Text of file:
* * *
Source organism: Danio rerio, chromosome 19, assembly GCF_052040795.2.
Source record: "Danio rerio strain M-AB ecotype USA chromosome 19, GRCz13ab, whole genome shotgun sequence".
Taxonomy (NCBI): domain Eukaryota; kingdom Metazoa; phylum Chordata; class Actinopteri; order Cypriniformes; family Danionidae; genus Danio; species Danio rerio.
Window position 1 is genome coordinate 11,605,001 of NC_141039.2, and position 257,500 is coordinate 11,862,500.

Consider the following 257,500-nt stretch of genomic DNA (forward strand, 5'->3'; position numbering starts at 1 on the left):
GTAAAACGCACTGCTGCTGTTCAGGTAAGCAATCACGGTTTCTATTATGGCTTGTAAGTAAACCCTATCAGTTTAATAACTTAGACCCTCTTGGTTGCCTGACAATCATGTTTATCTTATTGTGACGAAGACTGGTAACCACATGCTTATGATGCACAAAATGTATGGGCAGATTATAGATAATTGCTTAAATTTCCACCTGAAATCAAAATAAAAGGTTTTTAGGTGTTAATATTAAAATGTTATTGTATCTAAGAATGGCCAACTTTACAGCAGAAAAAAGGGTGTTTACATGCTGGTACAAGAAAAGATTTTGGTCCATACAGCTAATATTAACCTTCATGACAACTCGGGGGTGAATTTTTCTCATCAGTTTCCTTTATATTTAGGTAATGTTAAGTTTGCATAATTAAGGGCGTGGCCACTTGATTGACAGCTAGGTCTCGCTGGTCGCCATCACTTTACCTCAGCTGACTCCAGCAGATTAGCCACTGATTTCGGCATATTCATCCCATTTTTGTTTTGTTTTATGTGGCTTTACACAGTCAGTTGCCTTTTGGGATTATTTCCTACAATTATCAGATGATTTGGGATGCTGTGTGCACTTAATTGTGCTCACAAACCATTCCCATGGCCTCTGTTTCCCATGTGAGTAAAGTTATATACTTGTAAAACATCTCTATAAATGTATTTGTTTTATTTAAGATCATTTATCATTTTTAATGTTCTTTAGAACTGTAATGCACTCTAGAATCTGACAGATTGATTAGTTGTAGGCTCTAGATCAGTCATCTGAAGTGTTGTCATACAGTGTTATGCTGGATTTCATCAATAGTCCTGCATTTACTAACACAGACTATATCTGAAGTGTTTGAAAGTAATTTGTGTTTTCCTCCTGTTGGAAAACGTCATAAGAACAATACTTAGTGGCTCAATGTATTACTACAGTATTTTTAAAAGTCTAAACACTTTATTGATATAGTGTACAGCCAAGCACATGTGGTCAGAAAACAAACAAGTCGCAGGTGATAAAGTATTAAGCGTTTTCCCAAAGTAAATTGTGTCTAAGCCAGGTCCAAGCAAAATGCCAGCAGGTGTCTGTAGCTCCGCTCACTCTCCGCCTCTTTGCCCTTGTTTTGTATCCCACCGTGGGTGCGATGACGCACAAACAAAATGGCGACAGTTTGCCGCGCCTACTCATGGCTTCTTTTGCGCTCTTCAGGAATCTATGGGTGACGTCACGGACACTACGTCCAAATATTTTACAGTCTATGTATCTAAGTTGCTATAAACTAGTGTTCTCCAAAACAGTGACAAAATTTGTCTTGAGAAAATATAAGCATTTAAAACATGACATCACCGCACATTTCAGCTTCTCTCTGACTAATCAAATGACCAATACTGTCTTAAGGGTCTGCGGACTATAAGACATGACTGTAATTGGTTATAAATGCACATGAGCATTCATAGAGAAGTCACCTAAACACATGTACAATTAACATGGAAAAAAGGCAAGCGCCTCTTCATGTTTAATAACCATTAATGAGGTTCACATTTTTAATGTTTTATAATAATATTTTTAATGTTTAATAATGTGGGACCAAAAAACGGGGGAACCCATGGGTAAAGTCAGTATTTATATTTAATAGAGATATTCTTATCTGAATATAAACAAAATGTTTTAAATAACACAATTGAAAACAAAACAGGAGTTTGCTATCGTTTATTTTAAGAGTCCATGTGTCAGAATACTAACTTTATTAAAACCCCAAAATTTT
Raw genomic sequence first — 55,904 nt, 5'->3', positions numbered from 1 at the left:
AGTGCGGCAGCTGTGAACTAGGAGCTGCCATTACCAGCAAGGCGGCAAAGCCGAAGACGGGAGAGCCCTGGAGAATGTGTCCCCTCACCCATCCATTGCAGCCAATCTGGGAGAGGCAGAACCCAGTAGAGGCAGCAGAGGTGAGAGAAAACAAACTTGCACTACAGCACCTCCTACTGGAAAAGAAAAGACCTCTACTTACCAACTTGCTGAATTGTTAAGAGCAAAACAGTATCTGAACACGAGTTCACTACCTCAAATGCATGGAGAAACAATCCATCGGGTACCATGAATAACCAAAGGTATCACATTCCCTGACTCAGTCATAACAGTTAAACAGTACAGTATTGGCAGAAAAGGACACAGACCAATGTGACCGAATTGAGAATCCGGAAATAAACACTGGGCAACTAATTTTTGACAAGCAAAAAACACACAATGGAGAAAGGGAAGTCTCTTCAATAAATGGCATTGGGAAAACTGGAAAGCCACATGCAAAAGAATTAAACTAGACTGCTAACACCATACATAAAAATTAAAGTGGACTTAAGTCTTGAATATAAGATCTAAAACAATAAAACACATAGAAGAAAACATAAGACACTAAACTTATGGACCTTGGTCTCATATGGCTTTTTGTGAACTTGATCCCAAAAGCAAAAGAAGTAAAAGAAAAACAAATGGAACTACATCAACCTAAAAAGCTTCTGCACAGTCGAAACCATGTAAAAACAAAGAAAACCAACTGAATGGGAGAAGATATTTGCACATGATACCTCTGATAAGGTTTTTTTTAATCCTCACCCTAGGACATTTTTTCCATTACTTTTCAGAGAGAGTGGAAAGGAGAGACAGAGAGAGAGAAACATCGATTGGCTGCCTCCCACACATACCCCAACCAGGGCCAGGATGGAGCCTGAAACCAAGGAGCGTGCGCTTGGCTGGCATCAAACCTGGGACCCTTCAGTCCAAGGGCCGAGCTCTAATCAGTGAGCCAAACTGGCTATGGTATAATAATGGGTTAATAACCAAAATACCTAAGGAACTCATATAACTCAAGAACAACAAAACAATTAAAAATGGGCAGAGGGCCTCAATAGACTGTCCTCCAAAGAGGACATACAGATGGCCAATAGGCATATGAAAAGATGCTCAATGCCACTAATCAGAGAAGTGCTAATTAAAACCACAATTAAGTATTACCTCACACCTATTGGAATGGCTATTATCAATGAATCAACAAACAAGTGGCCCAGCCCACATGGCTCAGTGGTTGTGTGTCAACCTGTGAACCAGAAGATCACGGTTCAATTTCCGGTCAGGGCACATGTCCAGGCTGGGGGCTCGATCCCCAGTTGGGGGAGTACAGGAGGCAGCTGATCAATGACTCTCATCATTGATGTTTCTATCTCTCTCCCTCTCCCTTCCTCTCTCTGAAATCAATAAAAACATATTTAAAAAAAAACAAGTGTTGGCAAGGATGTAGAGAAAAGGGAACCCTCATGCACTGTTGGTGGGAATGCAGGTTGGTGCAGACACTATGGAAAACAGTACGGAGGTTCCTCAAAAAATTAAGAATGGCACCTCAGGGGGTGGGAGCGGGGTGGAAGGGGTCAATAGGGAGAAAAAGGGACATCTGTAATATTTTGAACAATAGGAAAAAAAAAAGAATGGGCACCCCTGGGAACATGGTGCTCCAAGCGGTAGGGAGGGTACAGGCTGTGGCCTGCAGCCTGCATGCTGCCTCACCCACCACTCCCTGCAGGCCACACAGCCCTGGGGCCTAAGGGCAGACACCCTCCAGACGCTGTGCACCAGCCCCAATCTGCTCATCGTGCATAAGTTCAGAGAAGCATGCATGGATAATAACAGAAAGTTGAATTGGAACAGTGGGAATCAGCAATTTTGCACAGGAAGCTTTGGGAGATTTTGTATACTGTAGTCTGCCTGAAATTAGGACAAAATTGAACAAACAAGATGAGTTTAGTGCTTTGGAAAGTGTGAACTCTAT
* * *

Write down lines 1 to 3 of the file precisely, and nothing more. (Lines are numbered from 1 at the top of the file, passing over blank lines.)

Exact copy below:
Source organism: Danio rerio, chromosome 19, assembly GCF_052040795.2.
Source record: "Danio rerio strain M-AB ecotype USA chromosome 19, GRCz13ab, whole genome shotgun sequence".
Taxonomy (NCBI): domain Eukaryota; kingdom Metazoa; phylum Chordata; class Actinopteri; order Cypriniformes; family Danionidae; genus Danio; species Danio rerio.